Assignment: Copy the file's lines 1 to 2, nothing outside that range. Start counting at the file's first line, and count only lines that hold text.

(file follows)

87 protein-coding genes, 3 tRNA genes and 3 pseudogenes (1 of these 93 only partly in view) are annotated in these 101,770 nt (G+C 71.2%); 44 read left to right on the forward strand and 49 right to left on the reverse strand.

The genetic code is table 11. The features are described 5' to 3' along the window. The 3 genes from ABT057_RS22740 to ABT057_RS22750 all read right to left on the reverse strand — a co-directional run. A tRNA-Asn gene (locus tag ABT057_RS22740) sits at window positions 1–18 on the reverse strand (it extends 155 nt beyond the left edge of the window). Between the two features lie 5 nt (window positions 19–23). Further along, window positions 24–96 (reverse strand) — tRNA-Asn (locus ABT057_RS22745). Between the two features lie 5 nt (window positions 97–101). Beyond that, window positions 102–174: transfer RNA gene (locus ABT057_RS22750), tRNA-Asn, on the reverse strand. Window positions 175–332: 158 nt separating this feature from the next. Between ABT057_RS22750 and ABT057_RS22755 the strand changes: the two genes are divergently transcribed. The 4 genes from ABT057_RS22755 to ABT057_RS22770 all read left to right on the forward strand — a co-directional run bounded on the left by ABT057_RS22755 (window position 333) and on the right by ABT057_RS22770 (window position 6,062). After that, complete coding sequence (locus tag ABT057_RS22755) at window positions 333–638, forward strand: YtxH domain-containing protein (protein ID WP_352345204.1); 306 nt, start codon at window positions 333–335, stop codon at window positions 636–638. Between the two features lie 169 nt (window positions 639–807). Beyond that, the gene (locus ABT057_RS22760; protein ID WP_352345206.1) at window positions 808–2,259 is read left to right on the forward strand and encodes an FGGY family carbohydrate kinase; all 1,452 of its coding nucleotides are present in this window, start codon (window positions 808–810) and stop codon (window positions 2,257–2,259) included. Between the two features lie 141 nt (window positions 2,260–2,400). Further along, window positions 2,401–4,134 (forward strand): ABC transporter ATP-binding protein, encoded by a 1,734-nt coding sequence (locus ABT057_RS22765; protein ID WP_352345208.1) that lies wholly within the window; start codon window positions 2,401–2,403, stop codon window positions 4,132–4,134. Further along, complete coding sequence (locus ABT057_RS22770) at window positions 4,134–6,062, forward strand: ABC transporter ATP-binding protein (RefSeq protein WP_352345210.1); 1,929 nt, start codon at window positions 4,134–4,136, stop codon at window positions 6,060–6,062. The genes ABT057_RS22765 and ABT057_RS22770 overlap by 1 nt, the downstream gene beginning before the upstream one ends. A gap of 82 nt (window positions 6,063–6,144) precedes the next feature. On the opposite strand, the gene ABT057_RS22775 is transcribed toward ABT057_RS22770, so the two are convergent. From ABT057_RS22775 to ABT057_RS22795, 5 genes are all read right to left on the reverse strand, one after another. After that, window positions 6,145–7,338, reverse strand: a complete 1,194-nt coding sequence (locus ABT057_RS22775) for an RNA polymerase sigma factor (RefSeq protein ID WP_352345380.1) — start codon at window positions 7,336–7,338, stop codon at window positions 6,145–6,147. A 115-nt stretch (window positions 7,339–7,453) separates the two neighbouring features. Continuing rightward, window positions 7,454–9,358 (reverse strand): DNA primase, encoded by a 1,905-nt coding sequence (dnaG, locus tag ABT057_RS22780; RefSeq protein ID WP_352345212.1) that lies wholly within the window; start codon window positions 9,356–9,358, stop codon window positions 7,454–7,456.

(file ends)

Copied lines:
87 protein-coding genes, 3 tRNA genes and 3 pseudogenes (1 of these 93 only partly in view) are annotated in these 101,770 nt (G+C 71.2%); 44 read left to right on the forward strand and 49 right to left on the reverse strand.

The genetic code is table 11. The features are described 5' to 3' along the window. The 3 genes from ABT057_RS22740 to ABT057_RS22750 all read right to left on the reverse strand — a co-directional run. A tRNA-Asn gene (locus tag ABT057_RS22740) sits at window positions 1–18 on the reverse strand (it extends 155 nt beyond the left edge of the window). Between the two features lie 5 nt (window positions 19–23). Further along, window positions 24–96 (reverse strand) — tRNA-Asn (locus ABT057_RS22745). Between the two features lie 5 nt (window positions 97–101). Beyond that, window positions 102–174: transfer RNA gene (locus ABT057_RS22750), tRNA-Asn, on the reverse strand. Window positions 175–332: 158 nt separating this feature from the next. Between ABT057_RS22750 and ABT057_RS22755 the strand changes: the two genes are divergently transcribed. The 4 genes from ABT057_RS22755 to ABT057_RS22770 all read left to right on the forward strand — a co-directional run bounded on the left by ABT057_RS22755 (window position 333) and on the right by ABT057_RS22770 (window position 6,062). After that, complete coding sequence (locus tag ABT057_RS22755) at window positions 333–638, forward strand: YtxH domain-containing protein (protein ID WP_352345204.1); 306 nt, start codon at window positions 333–335, stop codon at window positions 636–638. Between the two features lie 169 nt (window positions 639–807). Beyond that, the gene (locus ABT057_RS22760; protein ID WP_352345206.1) at window positions 808–2,259 is read left to right on the forward strand and encodes an FGGY family carbohydrate kinase; all 1,452 of its coding nucleotides are present in this window, start codon (window positions 808–810) and stop codon (window positions 2,257–2,259) included. Between the two features lie 141 nt (window positions 2,260–2,400). Further along, window positions 2,401–4,134 (forward strand): ABC transporter ATP-binding protein, encoded by a 1,734-nt coding sequence (locus ABT057_RS22765; protein ID WP_352345208.1) that lies wholly within the window; start codon window positions 2,401–2,403, stop codon window positions 4,132–4,134. Further along, complete coding sequence (locus ABT057_RS22770) at window positions 4,134–6,062, forward strand: ABC transporter ATP-binding protein (RefSeq protein WP_352345210.1); 1,929 nt, start codon at window positions 4,134–4,136, stop codon at window positions 6,060–6,062. The genes ABT057_RS22765 and ABT057_RS22770 overlap by 1 nt, the downstream gene beginning before the upstream one ends. A gap of 82 nt (window positions 6,063–6,144) precedes the next feature. On the opposite strand, the gene ABT057_RS22775 is transcribed toward ABT057_RS22770, so the two are convergent. From ABT057_RS22775 to ABT057_RS22795, 5 genes are all read right to left on the reverse strand, one after another. After that, window positions 6,145–7,338, reverse strand: a complete 1,194-nt coding sequence (locus ABT057_RS22775) for an RNA polymerase sigma factor (RefSeq protein ID WP_352345380.1) — start codon at window positions 7,336–7,338, stop codon at window positions 6,145–6,147. A 115-nt stretch (window positions 7,339–7,453) separates the two neighbouring features. Continuing rightward, window positions 7,454–9,358 (reverse strand): DNA primase, encoded by a 1,905-nt coding sequence (dnaG, locus tag ABT057_RS22780; RefSeq protein ID WP_352345212.1) that lies wholly within the window; start codon window positions 9,356–9,358, stop codon window positions 7,454–7,456.